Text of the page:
Patients and Methods
In this study, patients who underwent open-heart surgery (complete correction surgery) with a diagnosis of congenital heart disease at the Kartal Kosuyolu High Specialization Training and Research Hospital, from January 1, 2018, to December 31, 2020, and were aged between 1-60 months at the time of surgery were retrospectively included (n= 100). Ethical approval was obtained from the Kartal Kosuyolu High Specialization Training and Research Hospital ethics committee, and the study conformed to all requirements of the Declaration of Helsinki and its amendments (Decision no: 2021/7/498, Date: 13.07.2021).
Inclusion criteria: patients undergoing cardiopulmonary bypass/complete correction/pediatric open-heart surgery who had a Risk Adjustment in Congenital Heart Surgery (RACHS) score of < 3 were included.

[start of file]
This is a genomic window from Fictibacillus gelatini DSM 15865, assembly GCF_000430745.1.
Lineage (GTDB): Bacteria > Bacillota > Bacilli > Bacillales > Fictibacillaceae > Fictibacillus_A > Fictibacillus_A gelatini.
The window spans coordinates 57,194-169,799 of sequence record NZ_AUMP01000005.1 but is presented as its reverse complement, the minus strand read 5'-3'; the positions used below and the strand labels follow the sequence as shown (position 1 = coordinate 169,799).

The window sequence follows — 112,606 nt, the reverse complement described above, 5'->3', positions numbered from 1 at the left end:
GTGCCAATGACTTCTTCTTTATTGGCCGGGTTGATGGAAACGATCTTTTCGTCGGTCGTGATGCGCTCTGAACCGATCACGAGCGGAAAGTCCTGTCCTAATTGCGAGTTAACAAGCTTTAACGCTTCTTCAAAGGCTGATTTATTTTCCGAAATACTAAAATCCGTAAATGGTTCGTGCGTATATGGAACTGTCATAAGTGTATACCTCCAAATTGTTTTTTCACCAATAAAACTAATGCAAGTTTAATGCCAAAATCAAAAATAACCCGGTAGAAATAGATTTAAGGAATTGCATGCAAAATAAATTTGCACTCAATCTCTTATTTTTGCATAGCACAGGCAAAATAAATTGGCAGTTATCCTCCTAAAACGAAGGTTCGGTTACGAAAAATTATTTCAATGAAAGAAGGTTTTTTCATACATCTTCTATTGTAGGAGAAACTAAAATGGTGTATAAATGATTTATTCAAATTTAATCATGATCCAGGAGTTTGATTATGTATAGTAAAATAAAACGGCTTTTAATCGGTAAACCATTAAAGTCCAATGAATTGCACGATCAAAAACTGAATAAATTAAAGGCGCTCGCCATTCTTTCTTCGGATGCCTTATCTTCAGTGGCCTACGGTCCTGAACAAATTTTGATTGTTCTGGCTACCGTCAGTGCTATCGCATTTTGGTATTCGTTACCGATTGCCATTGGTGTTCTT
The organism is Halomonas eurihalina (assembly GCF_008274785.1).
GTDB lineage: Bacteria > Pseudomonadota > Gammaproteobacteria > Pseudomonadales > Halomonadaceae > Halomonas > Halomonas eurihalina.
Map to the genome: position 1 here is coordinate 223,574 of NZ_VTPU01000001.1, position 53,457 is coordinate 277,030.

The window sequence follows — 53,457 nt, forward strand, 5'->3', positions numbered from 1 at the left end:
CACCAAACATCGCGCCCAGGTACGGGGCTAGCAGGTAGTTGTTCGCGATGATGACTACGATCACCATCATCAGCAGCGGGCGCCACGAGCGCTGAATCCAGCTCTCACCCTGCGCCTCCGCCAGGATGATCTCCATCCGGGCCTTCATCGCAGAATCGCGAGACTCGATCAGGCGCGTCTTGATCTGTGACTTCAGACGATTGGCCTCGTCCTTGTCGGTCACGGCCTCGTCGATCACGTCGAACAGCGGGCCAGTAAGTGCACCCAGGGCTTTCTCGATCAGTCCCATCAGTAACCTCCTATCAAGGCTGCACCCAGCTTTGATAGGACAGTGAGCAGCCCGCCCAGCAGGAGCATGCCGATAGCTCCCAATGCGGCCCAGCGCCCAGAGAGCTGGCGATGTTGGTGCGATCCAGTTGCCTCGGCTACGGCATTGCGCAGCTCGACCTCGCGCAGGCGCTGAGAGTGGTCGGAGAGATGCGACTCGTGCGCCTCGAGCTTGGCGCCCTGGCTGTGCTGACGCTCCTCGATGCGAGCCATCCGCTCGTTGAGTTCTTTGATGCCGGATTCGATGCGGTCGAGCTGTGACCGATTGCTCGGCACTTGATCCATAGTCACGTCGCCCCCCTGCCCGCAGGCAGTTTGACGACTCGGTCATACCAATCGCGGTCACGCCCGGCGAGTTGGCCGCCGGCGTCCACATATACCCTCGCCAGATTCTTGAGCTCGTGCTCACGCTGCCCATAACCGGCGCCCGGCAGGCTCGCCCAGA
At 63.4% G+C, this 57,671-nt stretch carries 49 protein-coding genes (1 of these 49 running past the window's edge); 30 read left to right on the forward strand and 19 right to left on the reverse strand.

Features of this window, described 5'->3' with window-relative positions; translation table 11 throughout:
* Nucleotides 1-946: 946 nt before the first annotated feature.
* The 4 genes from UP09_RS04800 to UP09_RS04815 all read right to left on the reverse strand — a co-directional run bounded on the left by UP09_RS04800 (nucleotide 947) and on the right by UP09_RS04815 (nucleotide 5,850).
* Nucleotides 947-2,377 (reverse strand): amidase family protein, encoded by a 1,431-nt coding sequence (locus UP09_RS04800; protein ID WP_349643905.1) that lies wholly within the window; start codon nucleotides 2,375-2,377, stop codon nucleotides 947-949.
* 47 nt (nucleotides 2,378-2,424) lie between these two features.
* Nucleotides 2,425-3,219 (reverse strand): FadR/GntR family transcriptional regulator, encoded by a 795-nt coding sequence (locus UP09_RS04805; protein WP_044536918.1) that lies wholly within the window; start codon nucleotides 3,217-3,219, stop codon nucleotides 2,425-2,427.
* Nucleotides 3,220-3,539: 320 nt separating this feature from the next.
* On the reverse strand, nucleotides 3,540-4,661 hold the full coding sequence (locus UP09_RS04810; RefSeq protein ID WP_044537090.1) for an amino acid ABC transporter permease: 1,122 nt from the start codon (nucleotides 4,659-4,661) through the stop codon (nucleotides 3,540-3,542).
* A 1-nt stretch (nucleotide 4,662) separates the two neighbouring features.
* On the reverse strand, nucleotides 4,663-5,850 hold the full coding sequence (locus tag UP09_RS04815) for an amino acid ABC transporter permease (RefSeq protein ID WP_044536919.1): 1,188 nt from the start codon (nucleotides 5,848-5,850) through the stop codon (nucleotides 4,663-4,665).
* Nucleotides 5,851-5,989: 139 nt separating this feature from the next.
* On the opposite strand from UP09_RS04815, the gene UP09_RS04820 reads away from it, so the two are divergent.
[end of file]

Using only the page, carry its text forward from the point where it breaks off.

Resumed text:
Exclusion criteria: patients who underwent palliative surgery, cases with reoperation, those with liver enzyme(s) elevation, urea elevation, creatinine elevation at baseline, children diagnosed with chronic malnutrition, and those who had undergone emergency operations were excluded from the study.
Patient characteristics (gender, age, weight, height), preoperative biochemical values (liver enzymes, urea, creatinine values, albumin, and prealbumin) were recorded retrospectively from the patient files. In the perioperative period, the aortic cross-clamp time (ACCT) and total cardiopulmonary bypass (CPB) time of the patients were recorded. Postoperative urea, creatinine, estimated glomerular filtration rate (eGFR), urine volume, extubation time, length of stay in the intensive care unit, and duration of hospital stay were recorded. The patients had been monitored for 48 hours in the postoperative period.
The RACHS-1 scoring system was used to predict the shortterm mortality of congenital heart surgery. This scoring system consists of 6 risk categories(16).